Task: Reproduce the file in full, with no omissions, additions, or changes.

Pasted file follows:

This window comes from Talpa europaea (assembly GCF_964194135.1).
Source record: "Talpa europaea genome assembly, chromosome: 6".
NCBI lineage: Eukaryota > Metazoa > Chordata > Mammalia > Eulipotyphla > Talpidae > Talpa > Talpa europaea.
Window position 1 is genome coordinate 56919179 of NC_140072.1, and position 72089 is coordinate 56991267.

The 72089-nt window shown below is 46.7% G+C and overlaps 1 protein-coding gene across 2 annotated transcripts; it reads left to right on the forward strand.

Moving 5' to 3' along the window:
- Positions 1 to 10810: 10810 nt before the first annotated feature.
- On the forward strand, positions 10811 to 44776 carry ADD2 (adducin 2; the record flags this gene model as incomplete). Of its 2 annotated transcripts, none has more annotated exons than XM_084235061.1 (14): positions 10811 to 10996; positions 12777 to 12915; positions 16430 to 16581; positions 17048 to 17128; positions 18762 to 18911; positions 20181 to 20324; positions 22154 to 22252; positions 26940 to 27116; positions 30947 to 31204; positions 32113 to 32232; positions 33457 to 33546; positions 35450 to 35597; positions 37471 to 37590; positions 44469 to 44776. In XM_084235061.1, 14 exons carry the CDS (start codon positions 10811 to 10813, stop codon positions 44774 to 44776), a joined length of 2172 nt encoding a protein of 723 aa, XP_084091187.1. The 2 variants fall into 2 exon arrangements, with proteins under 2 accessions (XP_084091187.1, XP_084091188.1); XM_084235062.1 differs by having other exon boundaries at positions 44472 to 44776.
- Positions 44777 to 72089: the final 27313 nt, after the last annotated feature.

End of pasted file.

This window comes from Talpa europaea (assembly GCF_964194135.1).
Source record: "Talpa europaea genome assembly, chromosome: 6".
NCBI lineage: Eukaryota > Metazoa > Chordata > Mammalia > Eulipotyphla > Talpidae > Talpa > Talpa europaea.
Window position 1 is genome coordinate 56919179 of NC_140072.1, and position 72089 is coordinate 56991267.

The 72089-nt window shown below is 46.7% G+C and overlaps 1 protein-coding gene across 2 annotated transcripts; it reads left to right on the forward strand.

Moving 5' to 3' along the window:
- Positions 1 to 10810: 10810 nt before the first annotated feature.
- On the forward strand, positions 10811 to 44776 carry ADD2 (adducin 2; the record flags this gene model as incomplete). Of its 2 annotated transcripts, none has more annotated exons than XM_084235061.1 (14): positions 10811 to 10996; positions 12777 to 12915; positions 16430 to 16581; positions 17048 to 17128; positions 18762 to 18911; positions 20181 to 20324; positions 22154 to 22252; positions 26940 to 27116; positions 30947 to 31204; positions 32113 to 32232; positions 33457 to 33546; positions 35450 to 35597; positions 37471 to 37590; positions 44469 to 44776. In XM_084235061.1, 14 exons carry the CDS (start codon positions 10811 to 10813, stop codon positions 44774 to 44776), a joined length of 2172 nt encoding a protein of 723 aa, XP_084091187.1. The 2 variants fall into 2 exon arrangements, with proteins under 2 accessions (XP_084091187.1, XP_084091188.1); XM_084235062.1 differs by having other exon boundaries at positions 44472 to 44776.
- Positions 44777 to 72089: the final 27313 nt, after the last annotated feature.